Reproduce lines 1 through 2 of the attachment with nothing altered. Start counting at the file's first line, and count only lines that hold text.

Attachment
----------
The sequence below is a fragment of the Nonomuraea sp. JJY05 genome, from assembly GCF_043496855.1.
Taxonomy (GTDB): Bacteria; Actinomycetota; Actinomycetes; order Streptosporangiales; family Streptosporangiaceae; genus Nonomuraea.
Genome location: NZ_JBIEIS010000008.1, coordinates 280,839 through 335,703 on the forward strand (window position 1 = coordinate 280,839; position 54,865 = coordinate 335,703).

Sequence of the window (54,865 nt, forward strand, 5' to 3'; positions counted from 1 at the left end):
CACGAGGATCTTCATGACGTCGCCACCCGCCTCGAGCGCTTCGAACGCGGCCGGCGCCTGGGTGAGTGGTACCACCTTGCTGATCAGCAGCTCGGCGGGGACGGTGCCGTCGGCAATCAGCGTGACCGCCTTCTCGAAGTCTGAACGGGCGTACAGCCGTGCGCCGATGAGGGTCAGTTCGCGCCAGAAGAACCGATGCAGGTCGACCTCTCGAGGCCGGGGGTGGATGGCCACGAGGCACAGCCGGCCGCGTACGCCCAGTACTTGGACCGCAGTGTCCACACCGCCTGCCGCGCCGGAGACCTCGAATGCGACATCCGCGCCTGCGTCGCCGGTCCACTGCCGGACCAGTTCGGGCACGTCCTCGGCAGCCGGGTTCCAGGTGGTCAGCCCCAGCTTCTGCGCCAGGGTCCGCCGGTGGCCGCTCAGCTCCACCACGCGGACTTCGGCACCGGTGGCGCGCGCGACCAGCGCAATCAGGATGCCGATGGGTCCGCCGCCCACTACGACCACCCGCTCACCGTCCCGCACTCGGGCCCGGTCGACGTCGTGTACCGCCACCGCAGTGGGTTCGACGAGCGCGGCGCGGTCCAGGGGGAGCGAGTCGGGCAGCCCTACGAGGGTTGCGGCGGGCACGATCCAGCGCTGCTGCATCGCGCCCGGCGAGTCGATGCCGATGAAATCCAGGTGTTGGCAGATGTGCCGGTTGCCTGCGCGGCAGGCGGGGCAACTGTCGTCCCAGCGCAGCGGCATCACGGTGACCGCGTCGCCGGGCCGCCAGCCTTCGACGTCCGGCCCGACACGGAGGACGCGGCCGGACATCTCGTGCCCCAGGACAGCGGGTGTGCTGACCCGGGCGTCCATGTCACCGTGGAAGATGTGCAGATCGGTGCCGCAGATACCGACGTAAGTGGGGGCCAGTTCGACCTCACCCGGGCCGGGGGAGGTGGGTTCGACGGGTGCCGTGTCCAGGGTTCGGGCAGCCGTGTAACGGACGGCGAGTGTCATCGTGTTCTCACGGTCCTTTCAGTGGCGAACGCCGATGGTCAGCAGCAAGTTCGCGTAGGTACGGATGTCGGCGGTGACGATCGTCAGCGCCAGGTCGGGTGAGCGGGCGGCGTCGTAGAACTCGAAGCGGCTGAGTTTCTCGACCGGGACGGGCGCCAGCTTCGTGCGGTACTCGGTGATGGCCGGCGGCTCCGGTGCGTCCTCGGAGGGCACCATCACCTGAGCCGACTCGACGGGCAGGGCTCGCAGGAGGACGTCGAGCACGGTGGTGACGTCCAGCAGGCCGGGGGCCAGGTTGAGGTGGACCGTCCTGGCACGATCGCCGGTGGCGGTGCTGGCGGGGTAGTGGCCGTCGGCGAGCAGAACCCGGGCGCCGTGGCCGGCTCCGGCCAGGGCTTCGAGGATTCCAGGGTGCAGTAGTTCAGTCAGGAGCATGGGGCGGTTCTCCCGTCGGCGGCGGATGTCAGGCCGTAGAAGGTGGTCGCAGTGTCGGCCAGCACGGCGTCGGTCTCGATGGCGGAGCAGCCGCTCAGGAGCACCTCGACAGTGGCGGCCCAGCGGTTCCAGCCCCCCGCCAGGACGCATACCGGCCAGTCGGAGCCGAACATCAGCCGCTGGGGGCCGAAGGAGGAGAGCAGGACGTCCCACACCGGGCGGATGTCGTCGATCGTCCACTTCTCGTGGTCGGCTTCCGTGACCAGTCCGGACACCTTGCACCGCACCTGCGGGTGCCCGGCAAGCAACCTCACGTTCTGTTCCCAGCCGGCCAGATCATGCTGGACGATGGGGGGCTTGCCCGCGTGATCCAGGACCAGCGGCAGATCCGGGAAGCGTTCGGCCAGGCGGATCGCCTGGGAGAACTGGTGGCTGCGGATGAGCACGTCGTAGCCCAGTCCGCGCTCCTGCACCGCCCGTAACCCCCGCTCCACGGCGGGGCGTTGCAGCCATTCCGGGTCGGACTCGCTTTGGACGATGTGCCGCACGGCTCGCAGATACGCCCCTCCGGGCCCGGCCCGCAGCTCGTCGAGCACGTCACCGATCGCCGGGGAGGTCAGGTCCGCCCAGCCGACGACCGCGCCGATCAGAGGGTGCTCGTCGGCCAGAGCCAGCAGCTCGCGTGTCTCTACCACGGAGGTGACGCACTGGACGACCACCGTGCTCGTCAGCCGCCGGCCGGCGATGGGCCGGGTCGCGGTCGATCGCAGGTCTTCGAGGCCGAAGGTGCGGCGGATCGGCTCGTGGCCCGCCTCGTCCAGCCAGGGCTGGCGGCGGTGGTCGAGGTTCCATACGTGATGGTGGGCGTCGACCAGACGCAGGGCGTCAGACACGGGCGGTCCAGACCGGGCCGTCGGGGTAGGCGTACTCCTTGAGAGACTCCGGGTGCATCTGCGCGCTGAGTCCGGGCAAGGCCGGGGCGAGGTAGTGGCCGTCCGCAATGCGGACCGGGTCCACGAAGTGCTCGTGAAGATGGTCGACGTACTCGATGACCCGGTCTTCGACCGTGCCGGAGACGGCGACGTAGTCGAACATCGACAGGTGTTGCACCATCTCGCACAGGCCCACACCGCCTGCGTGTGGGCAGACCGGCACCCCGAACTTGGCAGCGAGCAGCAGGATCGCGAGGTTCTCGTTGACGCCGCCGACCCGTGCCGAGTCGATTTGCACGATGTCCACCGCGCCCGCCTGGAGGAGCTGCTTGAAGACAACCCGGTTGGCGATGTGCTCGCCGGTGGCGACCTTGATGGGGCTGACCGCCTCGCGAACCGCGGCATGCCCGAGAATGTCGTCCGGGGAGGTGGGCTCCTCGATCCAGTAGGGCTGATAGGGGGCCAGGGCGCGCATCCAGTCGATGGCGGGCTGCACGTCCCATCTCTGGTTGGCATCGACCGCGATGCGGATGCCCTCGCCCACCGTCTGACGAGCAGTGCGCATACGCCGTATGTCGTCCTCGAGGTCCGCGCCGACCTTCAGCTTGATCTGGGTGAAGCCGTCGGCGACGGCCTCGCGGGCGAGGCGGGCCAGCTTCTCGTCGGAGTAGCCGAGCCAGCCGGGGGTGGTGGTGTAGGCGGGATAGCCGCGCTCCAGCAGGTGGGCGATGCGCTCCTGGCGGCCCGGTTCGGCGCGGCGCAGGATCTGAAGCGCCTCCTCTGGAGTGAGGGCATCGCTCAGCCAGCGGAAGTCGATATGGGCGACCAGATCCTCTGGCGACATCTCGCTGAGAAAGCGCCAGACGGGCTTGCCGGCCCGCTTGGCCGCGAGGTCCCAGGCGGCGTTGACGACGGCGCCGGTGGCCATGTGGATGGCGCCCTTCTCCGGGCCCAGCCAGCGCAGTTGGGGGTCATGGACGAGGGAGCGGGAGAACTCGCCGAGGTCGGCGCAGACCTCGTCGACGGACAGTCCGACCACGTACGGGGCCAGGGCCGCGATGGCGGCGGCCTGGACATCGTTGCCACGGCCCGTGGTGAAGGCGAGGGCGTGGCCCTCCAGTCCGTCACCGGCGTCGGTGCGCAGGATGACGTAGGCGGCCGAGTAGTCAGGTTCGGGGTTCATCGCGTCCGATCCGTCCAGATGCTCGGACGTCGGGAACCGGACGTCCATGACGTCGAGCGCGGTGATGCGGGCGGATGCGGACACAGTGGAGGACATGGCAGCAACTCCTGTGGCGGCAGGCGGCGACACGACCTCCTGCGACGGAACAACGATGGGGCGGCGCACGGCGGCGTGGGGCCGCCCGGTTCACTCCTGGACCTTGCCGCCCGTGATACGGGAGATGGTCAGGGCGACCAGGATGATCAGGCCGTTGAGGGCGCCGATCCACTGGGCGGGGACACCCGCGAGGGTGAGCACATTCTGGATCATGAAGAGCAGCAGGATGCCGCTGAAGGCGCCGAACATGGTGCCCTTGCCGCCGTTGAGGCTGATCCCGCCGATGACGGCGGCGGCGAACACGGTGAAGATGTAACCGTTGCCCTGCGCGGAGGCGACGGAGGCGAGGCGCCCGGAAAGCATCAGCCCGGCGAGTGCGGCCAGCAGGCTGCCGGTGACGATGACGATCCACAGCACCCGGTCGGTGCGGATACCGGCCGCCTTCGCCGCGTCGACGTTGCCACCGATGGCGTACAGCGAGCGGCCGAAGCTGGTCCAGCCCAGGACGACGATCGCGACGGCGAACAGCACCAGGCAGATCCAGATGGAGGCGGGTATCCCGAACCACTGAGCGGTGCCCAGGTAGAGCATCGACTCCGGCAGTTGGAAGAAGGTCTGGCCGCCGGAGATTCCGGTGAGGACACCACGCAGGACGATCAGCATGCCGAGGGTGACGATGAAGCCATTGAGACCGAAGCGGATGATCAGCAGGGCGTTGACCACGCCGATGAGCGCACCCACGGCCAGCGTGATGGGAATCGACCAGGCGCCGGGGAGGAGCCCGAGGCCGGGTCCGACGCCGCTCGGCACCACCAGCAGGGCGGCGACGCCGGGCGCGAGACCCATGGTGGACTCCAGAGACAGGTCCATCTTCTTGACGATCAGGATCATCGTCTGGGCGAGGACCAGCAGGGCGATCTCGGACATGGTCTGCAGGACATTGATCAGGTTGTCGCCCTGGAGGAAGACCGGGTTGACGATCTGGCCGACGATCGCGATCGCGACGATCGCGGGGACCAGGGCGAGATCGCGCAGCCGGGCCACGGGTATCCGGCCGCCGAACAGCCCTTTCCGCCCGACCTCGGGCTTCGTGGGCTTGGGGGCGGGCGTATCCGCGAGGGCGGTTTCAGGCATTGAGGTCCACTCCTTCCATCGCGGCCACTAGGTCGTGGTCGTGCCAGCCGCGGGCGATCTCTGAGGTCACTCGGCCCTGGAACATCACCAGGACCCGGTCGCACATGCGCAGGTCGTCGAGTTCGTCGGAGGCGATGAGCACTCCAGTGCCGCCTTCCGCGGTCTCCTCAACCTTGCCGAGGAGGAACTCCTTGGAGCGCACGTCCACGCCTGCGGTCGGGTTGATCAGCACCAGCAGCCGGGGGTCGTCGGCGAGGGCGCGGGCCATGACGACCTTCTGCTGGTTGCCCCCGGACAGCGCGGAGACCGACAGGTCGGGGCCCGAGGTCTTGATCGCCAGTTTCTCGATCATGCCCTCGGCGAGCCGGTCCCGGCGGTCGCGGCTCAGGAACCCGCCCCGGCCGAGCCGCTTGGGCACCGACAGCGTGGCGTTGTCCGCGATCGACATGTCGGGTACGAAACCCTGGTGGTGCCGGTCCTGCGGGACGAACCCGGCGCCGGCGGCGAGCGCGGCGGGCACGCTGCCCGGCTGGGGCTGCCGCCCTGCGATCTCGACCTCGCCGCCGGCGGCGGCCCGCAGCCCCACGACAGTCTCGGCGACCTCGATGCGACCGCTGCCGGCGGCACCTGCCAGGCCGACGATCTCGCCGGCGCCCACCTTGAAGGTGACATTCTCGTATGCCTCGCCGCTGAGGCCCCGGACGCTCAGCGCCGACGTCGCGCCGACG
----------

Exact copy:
The sequence below is a fragment of the Nonomuraea sp. JJY05 genome, from assembly GCF_043496855.1.
Taxonomy (GTDB): Bacteria; Actinomycetota; Actinomycetes; order Streptosporangiales; family Streptosporangiaceae; genus Nonomuraea.